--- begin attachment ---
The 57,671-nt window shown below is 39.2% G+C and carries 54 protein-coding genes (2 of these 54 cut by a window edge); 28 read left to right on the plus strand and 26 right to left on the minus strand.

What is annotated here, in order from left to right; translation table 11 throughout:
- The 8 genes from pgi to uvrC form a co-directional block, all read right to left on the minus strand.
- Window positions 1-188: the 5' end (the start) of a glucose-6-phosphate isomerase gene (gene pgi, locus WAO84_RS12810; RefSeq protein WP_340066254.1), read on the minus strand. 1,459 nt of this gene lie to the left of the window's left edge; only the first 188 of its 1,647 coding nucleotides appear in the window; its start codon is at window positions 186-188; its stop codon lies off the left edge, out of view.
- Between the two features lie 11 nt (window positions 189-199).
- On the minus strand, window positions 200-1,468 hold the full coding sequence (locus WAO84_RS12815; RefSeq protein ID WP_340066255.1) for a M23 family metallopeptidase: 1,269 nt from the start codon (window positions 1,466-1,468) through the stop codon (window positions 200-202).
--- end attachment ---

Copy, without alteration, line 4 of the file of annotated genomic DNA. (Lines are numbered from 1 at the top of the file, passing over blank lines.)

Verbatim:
- Window positions 1-188: the 5' end (the start) of a glucose-6-phosphate isomerase gene (gene pgi, locus WAO84_RS12810; RefSeq protein WP_340066254.1), read on the minus strand. 1,459 nt of this gene lie to the left of the window's left edge; only the first 188 of its 1,647 coding nucleotides appear in the window; its start codon is at window positions 186-188; its stop codon lies off the left edge, out of view.